Forty-year-old Carrie Dejongh of Hull died after having a reaction to dye used for a routine CT scan in June of 2015. Her family sued saying the doctor failed to give her the drug ephenephrine that would have saved her life. Lawyer Nick Rowley of Decorah represented the family and says he was surprised to win such an overwhelming verdict.
“Because these are difficult cases, and to have the jury come back and give the exact dollar amount, every penny that we had asked for, every penny we told the jury we believed the case was worth — it is a surprise,” Rowley says. It is the first malpractice verdict in the county and Rowley says it can be tough to convince a jury.
“You just hope that a jury is going to do the right thing. So this case, we knew in our hearts that we were right, but the trial was difficult,” Rowley explains. “The defense fought everything tooth and nail. They had three expert witnesses who were coming up with every excuse under the sun for what this doctor and hospital did and failed to do.”
Rowley says the case centered on Doctor Roy Slice’s failure to give her the drug — which is commonly given to kids with what is known as an “eppy pen” for allergic reactions or bee stings. “She went in, she had the reaction within two minutes and the doctor only gave her Benadryl, which you give for an itchiness and a rash,” according toe Rowley. “The doctor did not give her Epinephrine even though she had lost consciousness and had what the experts believe was a seizure.”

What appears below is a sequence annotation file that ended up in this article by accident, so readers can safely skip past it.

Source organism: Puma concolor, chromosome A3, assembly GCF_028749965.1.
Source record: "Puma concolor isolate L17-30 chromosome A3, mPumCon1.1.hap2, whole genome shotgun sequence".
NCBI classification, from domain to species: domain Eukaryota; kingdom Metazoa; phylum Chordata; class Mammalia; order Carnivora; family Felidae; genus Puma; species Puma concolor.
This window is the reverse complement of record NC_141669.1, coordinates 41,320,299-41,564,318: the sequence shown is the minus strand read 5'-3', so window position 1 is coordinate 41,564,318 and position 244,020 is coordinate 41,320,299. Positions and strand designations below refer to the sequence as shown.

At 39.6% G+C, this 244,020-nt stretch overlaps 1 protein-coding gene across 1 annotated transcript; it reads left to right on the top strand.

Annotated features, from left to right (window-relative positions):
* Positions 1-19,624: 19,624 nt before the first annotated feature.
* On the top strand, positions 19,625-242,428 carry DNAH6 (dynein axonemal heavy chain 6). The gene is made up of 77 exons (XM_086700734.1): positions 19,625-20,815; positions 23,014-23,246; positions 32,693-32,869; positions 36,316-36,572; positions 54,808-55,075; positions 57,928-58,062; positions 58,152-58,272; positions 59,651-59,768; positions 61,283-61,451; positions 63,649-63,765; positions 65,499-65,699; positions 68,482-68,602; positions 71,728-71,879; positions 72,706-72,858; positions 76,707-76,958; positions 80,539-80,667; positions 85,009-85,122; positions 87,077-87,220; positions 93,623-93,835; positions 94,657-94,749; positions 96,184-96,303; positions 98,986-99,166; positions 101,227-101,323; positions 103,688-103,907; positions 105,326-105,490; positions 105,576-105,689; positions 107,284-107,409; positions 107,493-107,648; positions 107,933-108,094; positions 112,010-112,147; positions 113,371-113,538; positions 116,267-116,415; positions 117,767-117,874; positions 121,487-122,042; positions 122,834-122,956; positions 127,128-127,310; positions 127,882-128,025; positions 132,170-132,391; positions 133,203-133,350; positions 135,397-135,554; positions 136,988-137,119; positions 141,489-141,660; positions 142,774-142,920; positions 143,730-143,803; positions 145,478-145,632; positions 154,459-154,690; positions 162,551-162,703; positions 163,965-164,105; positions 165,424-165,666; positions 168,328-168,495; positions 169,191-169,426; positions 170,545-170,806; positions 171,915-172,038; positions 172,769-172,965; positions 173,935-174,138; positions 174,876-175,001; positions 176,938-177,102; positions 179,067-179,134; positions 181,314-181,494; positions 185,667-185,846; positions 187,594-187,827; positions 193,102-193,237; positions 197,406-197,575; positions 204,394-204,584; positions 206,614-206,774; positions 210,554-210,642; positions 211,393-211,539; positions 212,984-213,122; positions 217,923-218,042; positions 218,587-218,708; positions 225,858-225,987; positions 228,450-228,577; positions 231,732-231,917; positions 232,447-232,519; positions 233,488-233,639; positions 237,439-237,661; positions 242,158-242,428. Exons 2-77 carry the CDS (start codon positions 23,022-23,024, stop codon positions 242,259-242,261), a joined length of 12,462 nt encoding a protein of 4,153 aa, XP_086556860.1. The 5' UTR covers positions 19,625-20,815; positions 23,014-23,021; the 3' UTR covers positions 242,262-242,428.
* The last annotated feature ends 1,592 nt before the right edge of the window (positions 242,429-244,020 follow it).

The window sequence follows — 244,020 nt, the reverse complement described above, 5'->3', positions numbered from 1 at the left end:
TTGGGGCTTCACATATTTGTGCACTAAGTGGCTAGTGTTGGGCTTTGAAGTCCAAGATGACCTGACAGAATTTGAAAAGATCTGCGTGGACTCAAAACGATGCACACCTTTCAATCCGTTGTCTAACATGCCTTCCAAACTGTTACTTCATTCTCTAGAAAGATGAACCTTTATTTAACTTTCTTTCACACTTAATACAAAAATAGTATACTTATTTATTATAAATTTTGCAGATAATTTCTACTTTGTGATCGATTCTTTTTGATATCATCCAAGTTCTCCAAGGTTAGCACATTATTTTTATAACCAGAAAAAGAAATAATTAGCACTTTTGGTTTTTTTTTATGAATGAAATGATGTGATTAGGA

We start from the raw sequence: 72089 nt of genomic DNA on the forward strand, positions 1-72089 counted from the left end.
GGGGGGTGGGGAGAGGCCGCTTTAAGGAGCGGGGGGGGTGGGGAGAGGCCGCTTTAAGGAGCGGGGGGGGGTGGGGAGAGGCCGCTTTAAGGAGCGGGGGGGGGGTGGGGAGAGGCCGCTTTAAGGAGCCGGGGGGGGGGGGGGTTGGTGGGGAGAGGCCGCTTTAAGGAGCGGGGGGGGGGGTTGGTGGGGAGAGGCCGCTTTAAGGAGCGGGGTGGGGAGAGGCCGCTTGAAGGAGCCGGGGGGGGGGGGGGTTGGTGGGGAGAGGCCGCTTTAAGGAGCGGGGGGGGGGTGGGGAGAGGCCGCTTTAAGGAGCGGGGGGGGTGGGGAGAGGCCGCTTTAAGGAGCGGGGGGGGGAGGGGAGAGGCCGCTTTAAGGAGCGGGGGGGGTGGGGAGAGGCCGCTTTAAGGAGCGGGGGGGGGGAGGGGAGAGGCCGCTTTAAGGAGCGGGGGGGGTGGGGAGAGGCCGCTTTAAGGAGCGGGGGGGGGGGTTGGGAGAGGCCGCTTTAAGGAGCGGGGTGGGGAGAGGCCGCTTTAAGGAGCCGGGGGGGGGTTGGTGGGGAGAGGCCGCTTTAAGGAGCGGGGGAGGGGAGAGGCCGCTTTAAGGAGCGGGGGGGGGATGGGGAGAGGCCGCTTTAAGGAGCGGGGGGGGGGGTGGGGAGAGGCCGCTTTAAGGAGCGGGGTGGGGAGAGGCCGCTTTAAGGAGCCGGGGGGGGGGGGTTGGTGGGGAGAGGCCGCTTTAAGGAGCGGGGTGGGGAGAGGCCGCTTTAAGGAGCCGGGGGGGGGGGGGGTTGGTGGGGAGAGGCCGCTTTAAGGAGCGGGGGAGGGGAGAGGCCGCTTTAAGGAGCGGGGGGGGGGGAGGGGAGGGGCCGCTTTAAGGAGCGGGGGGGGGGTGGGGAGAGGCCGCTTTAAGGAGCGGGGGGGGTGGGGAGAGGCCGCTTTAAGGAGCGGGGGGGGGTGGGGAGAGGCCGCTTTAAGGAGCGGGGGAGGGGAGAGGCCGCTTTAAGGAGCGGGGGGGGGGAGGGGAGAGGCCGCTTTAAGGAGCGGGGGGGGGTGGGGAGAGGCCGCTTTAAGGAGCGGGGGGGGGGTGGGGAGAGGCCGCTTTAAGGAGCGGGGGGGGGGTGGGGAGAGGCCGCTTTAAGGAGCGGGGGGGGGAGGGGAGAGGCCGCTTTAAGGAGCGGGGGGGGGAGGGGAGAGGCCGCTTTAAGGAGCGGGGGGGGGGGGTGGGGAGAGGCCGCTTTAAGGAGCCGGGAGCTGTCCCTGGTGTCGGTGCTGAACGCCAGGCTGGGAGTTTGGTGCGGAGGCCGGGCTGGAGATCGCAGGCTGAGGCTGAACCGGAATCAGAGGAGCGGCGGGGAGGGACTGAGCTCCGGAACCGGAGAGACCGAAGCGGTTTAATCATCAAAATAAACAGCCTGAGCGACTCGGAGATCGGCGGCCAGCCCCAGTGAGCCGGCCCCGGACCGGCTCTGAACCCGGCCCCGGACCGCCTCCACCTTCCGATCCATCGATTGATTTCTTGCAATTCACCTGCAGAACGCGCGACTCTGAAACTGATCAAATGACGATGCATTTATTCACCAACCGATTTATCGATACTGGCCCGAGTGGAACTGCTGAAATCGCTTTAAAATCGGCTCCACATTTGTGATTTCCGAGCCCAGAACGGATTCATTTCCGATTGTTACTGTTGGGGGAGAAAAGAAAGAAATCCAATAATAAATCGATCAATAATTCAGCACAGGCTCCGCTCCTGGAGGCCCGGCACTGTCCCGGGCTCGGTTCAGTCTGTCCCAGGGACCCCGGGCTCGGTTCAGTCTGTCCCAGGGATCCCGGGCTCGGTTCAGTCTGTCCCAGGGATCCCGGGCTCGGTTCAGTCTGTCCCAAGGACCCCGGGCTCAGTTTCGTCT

Rowley says there is still the possibility of appeal of the verdict in favor of Dejongh’s husband and four children. He believes his side would also win an appeal. “An appeal in this case would be absolutely frivolous, because our judge worked so hard to make sure that both sides had an absolutely level playing field,” Rowley says. The amount of the verdict is a record, but Rowley says it is reasonable given the history of such cases.
“If you look at the verdicts throughout the country — it is not too much. And if verdicts are capped, then what happens is medical malpractice errors and deaths as a result of medical malpractice and negligence skyrocket,” Rowley says. A law was nearly passed in Iowa that would have capped damages at $250,000. Rowley says that would have been an injustice to this family.
“People who say there should be caps haven’t sat on juries. People who say there should be caps are miseducated by insurance company propagandists and lobbyists,” according to Rowley. “Politicians who say there should be caps…the words are coming out of their mouth after they got money from insurance companies — that’s it.” Rowley says our system is set up so juries and not lawmakers or insurance companies decide the awards in these cases, and that is the way it should be.